NEW ZEALAND - New research shows mangrove forests could play a crucial role in protecting coastal areas from sea level rise caused by climate change. A joint study between Associate Professor Giovanni Coco from the University of Auckland’s School of Environment and colleagues at the Universities of Southampton (Dr Barend van Maanen) and Waikato (Dr Karin Bryan), used leading-edge mathematical simulations to study how mangrove forests respond to elevated sea levels. The new model incorporates biophysical interactions to study the formation of tidal channel networks, how these channels are modified by mangroves and how mangroves are in turn affected by channel evolution. The researchers studied the evolution of the channels by using a hybrid model that connects biotic (mangroves) and abiotic (currents and transport of sediment) processes, to simulate their interaction. In particular the research focused on how estuarine environments with and without mangroves responded to sea level rise. The study also used longer timeframes than have been incorporated into this type of modelling work than ever before, studying mangrove evolution for hundreds of years. READ MORE


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ACTION ALERTS WANTED: MAP News is looking for links to calls to actions/petitions and letter writing campaigns on mangrove issues, tropical coastal communities and other related topics. Not all submissions can be selected, but we look forward to hearing about your work and want to let our readers' voice be heard!
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July 26 MANGROVE ACTION DAY Video submissions – View Video El Manglar, nuestro alimento, nuestra vida
And another manglar nuestro alimento nuestra vida

Action Alerts:

ECADOR’s fight for Water – Sign the Petition

Save Guanaja for Future Generations! Improve, not Sacrifice! SIGN OUR PETITION

Marvellous Mangroves Curriculum in Bangladesh - WATCH VIDEO
MAP's annual Children's Mangrove Art Contest for MAP 2016 calendar deadline is extended to AUGUST 21!   DETAILS HERE
Mangrove Calendar 2015 FRONT 2
A fun and exciting Art Contest for children 6 to 16 years old. We invite all primary school children from tropical and sub-tropical nations, and whose schools are located near mangroves, to create art telling us “why mangroves are important to my community and me?”. Selected winners will be published in a 2016 calendar to be distributed internationally to raise awareness of mangrove forest ecology.  READ MORE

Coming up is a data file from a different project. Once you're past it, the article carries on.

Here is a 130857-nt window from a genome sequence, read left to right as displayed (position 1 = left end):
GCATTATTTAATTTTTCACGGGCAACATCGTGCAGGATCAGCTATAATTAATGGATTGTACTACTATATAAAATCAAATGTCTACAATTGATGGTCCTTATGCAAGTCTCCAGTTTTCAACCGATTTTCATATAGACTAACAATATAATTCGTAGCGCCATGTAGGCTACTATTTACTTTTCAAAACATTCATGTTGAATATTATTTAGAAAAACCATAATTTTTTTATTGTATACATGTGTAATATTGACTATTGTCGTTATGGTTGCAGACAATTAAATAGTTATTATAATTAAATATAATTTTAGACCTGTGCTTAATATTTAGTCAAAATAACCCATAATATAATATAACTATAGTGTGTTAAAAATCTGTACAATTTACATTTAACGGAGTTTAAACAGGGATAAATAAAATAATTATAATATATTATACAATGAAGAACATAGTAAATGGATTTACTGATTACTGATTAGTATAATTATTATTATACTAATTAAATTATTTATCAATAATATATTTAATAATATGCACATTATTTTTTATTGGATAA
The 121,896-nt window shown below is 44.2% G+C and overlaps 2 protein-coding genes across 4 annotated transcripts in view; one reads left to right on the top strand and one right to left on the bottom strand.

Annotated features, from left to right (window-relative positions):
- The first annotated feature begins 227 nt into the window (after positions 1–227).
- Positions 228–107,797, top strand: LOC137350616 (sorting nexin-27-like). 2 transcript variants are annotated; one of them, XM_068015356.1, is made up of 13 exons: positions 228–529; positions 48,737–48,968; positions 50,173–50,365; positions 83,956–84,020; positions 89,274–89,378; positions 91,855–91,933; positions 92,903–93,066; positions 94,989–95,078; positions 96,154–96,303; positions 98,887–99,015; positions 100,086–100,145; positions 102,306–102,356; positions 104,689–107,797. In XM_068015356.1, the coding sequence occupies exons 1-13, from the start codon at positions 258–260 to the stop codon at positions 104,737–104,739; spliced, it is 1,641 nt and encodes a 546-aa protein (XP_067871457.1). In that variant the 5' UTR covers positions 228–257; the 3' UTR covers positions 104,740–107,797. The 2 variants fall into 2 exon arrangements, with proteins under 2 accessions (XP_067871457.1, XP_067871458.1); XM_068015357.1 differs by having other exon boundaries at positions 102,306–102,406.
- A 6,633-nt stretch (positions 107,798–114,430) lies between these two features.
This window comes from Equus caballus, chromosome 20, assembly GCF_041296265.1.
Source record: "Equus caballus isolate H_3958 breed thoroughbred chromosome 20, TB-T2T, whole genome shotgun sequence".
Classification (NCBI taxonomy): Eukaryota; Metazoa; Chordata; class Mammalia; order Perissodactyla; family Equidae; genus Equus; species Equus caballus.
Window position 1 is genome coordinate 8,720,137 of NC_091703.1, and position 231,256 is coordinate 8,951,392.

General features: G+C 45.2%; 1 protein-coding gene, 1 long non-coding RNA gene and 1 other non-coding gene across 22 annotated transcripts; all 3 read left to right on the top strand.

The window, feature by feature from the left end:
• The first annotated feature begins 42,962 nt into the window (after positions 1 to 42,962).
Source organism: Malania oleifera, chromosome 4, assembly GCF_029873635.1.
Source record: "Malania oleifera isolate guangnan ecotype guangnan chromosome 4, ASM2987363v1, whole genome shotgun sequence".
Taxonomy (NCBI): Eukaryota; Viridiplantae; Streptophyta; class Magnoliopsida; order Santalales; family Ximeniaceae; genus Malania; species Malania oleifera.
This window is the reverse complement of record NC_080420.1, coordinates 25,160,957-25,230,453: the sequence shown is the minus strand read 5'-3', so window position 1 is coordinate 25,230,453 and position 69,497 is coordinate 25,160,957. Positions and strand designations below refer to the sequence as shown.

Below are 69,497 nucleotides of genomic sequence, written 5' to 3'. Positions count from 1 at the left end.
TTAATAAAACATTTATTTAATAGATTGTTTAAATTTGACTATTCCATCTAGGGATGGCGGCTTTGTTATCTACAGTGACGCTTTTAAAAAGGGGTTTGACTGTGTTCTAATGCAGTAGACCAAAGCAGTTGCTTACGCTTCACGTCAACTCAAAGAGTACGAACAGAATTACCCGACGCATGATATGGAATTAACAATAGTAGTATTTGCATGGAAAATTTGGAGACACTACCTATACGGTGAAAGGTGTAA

STOP CHINESE DEVELOPERS – Help protect our Marine protected area

No trans shipping Port Portland Bight Protected Area, Jamaica SIGN OUR PETITION

Volunteer Opportunities with Mangrove Action Project CLICK HERE


Introducing the “refreshed” Blue Planet Links website, a go-to resource for teachers, students, and the interested public as they navigate the web for useful material about water.

What is CBEMR? Easy to follow fact sheet – CLICK HERE

Want to learn more about mangroves?

Our short presentation will give you a better understanding of the issues we are working to solve. WATCH PRESENTATION
CLICK HERE to watch short introductory video. Together we can work "at the roots of the sea".
Join us in saving our beautiful country!
We hope you have been following the ongoing battle in Bimini, Bahamas.
We are in need of your help more than ever Click here

Exclusive Interview with Alfredo Quarto, Co-Founder and Executive Director of Mangrove Action Project - See more
Save the Sundarbans from Rampal power plant – View Sample Letter to Minister
Sign the Petition

Question Your Shrimp- Don't Buy or Sell Imported Tropical Shrimp! Sign the Petition

Marvellous Mangroves Curriculum

En Portuges

Marvellous Mangroves – A Curriculum-Based Teachers Guide.

Education in the Mangroves - China


Check out our presentation for more details on Marvellous Mangroves

“Education In The Mangroves" can now be seen on the  PhotoPhilanthropy website here!

Read this 10 page history of the development of MAP’s educational curriculum VIEW DOCUMENT

Article in Canada's Green Teacher Magazine - Read More

FREE MAP Mangrove e-cards CLICK HERE
MAP’s e-Cards offer you a unique way to spread the word about MAP’s good works, while sharing beautiful photographs of the mangroves

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View MAP’s uploaded Videos at MAPmangrover’sChannel

The importance of restoring mangroves in an effective, long-term manner. Mangrove CBEMR video - VIEW
Question Your Shrimp Consumer/Markets Campaign!  WATCH VIDEO

Mangrove Restoration in Asia – Watch Short Video

Mosaic of Life
READ A MOSAIC OF LIFE Peek into the underwater world of mangroves, "womb of the sea." By Liz Cunningham Photos By Wes Matweyew and Liz Cunningham

"Question Your Shrimp" Campaign

Learn more about the affects of the shrimp industry on mangroves by visiting our blog

Editor’s Note: Mangrove Action Project’s Executive Director, Alfredo Quarto was interviewed about shrimp by Green Acre Radio’s Martha Baskin

Information sheds clear light on shrimp-mangrove connection
Question Your Shrimp